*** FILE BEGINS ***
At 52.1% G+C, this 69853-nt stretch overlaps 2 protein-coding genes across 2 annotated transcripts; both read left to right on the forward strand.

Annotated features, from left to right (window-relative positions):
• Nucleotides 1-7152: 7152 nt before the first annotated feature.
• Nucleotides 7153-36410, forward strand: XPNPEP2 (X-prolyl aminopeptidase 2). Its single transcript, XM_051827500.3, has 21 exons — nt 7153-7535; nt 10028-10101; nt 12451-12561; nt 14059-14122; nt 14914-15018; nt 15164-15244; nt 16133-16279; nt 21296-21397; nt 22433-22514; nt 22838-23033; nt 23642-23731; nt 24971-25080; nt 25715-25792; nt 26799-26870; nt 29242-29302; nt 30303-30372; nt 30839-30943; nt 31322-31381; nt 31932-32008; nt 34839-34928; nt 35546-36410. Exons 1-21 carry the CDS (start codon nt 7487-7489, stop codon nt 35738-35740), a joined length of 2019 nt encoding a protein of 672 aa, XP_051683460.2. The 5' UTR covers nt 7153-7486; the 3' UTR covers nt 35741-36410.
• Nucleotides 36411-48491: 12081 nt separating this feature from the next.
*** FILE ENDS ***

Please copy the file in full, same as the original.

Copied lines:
At 52.1% G+C, this 69853-nt stretch overlaps 2 protein-coding genes across 2 annotated transcripts; both read left to right on the forward strand.

Annotated features, from left to right (window-relative positions):
• Nucleotides 1-7152: 7152 nt before the first annotated feature.
• Nucleotides 7153-36410, forward strand: XPNPEP2 (X-prolyl aminopeptidase 2). Its single transcript, XM_051827500.3, has 21 exons — nt 7153-7535; nt 10028-10101; nt 12451-12561; nt 14059-14122; nt 14914-15018; nt 15164-15244; nt 16133-16279; nt 21296-21397; nt 22433-22514; nt 22838-23033; nt 23642-23731; nt 24971-25080; nt 25715-25792; nt 26799-26870; nt 29242-29302; nt 30303-30372; nt 30839-30943; nt 31322-31381; nt 31932-32008; nt 34839-34928; nt 35546-36410. Exons 1-21 carry the CDS (start codon nt 7487-7489, stop codon nt 35738-35740), a joined length of 2019 nt encoding a protein of 672 aa, XP_051683460.2. The 5' UTR covers nt 7153-7486; the 3' UTR covers nt 35741-36410.
• Nucleotides 36411-48491: 12081 nt separating this feature from the next.